Arts and Entertainment

Bert & Ernie are just roommates you guys

With all the controversy and backlash surrounding the fact that Sesame Street’s Bert and Ernie are not gay, it’s just another call for us to be supportive of the characters that do represent the LGBTQ+ community.

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By Alex Lin

The year is nearly over and it would be an understatement to say that we’ve had a good year in film and television. John Krasinski’s directorial debut, “The Quiet Place,” followed 2017’s “The Silent Child” in bringing attention to sign language, living with deafness, and the need for inclusivity for the handicapped onscreen. We’ve seen several films that finally provide a bigger platform for people of color, like “Black Panther” and “Crazy Rich Asians,” as well as TV shows like Hiro Murai’s “Atlanta” or the eight-part HBO series, “The Night Of,” starring Riz Ahmed. Other shows and movies like “The Expanse,” “Insecure,” and “Ocean’s 8” feature badass women and a level of diversity in casting that’s rarely been seen before.

While all eyes have been on big names in the industry, some forget the work of a show that was revolutionary in the late 1900s and still continues to cause waves now. Since 1969, “Sesame Street” has been educating children with a curriculum meant to reflect American culture and its audience’s viewing habits, while still providing small lessons in math, reading, and social skills. What’s most important about the show is that each character in “Sesame Street” can be perceived to suffer from some form of mental illness. Kermit the Frog deals with trauma, while Miss Piggy’s constant need for attention points to narcissistic personality disorder. Count von Count’s need to count everything he sees could be a symptom of obsessive compulsive disorder, and Big Bird’s inability to convince others that his friend, Mr. Snuffleupagus, exists, may mean that he is a schizophrenic, experiencing visual hallucinations.

Showing these types of characters is not only a wonderful way to increase exposure of disorders that are normally overlooked and to teach children about them, but it also battles stigmas that those suffering from mental illness are easily spotted and should be targeted as villains or monsters.

However, there has been recent controversy surrounding two of Sesame Street’s characters, Bert and Ernie. The dynamic duo has long been considered to be a gay couple. They’re a prime example of opposites attracting, with Bert’s grumpiness and need for order often clashing with Ernie’s tendency toward spontaneity, a relationship that gives off old gay couple vibes. Even the New Yorker featured the two cuddling in front of a TV on the cover of its July 2013 issue in response to the Supreme Court’s ruling on two same-sex marriage cases.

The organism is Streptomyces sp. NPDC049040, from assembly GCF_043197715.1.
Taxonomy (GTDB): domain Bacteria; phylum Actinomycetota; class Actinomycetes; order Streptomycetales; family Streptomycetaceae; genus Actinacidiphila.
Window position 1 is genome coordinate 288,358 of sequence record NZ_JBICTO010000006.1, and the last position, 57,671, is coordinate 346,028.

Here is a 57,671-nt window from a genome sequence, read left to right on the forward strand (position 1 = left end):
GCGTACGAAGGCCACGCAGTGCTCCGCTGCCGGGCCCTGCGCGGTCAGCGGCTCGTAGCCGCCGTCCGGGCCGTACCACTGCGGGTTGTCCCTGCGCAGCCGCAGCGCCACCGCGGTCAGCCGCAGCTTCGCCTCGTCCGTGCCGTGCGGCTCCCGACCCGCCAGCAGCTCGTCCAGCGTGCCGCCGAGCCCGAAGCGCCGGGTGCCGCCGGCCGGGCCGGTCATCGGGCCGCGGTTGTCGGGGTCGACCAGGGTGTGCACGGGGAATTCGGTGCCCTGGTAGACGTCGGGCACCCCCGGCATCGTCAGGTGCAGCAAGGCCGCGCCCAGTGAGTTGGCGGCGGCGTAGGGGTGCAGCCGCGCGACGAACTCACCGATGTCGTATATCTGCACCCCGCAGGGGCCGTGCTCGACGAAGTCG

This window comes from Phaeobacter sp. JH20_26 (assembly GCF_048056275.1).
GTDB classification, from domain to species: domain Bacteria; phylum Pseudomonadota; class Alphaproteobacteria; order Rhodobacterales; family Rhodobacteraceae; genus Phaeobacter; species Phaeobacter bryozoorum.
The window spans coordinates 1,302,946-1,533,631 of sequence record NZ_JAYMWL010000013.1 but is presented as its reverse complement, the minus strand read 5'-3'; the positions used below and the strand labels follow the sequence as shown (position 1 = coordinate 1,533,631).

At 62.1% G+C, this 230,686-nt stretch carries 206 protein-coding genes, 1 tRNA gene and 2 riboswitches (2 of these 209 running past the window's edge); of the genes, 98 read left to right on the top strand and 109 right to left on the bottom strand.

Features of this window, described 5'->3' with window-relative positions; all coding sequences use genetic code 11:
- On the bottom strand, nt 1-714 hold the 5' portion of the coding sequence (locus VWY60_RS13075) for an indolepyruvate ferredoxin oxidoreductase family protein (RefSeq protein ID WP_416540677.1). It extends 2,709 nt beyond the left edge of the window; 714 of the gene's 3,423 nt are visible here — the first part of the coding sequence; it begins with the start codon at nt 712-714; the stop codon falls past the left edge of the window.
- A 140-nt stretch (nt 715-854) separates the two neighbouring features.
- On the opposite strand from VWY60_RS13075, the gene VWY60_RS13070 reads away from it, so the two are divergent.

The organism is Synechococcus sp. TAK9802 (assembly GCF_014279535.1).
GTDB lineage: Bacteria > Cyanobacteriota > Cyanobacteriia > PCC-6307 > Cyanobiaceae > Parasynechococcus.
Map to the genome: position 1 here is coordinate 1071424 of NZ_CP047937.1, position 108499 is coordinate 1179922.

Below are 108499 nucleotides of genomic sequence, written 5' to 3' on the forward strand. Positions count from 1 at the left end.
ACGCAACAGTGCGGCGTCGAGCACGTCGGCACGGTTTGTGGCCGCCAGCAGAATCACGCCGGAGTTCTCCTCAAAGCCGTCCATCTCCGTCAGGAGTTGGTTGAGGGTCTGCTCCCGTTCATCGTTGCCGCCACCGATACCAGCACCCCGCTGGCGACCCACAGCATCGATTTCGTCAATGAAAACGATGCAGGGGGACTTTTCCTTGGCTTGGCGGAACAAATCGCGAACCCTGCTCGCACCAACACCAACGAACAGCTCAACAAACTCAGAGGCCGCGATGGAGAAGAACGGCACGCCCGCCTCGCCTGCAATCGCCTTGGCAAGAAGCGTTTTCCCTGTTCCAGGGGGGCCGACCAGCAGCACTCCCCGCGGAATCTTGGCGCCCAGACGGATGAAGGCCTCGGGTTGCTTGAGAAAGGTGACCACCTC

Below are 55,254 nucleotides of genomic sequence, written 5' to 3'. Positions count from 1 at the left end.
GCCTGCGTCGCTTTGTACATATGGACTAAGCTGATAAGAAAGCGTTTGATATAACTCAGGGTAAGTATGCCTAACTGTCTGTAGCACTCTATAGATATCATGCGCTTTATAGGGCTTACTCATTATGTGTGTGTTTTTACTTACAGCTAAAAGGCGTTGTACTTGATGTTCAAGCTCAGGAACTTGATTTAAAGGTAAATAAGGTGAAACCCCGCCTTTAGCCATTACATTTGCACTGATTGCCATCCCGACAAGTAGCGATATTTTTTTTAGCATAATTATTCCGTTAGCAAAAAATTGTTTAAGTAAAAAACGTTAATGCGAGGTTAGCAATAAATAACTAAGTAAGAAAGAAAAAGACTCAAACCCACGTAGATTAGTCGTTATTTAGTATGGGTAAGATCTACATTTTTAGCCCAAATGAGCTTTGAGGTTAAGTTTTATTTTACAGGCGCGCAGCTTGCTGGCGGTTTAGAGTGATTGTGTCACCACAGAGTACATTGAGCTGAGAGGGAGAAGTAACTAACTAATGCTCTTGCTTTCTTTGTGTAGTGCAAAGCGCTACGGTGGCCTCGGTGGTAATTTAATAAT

The pair’s relationship status seemed legit, especially when early this September, the online magazine Queerty interviewed Mark Saltzman, the gay writer behind many of the characters that were introduced in the 1980s. When asked about how he came up with the concepts for Bert and Ernie, Saltzman told Queerty, “I always felt that without a huge agenda, when I was writing Bert & Ernie, they were [gay]. I didn’t have any other way to contextualize them.” Having based the pair off of his own relationship with his late partner, Saltzman also noted, “I don’t think I’d know how else to write them, but as a loving couple.” Many fans took Saltzman’s language literally, with many taking to Twitter to celebrate what seemed to be an official confirmation of the two Muppets’ sexuality.

The Sesame Workshop quickly shut down the celebration, though, saying that Saltzman was misinterpreted and that Bert and Ernie “were created to teach preschoolers that people can be good friends with those who are very different from themselves. Even though they […] possess many human traits and characteristics, they remain puppets, and do not have a sexual orientation.” Many fans were obviously not happy and called the lack of gay representation contradictory to Sesame Street’s vision of inclusion and acceptance.

It’s certainly true that what we currently see of the LGBTQ+ community on film and television is not nearly enough. Most films with any queer representation in them at all only have one character that isn’t cisgender. The shortage of such representation on the big screen is exactly the reason why people need to stop bashing the Sesame Workshop. The controversy over a pair of puppets is not just another inconsequential topic. It brings to light a more urgent matter: showing as much support for the LGBTQ+ representation that exists in the media now, and pushing for even more of it. We should be showing our support for the movies and TV shows that DO actually have accurate LGBTQ+ characters instead of arguing over the ones that don’t show them.

We also shouldn’t forget that what “Sesame Street” is doing now is already incredibly groundbreaking and progressive. It teaches children basic life skills and important lessons like tolerance, dealing with mental illness, or just learning to ask for help. All three of the show’s human characters are played by non-white actors. And just last year, “Sesame Street” also introduced its first Muppet with autism, Julia. In a time when we are still dealing with issues of racism, sexism, homophobia, sexual harassment, and so many more terrible things, what “Sesame Street” is doing now is more than enough.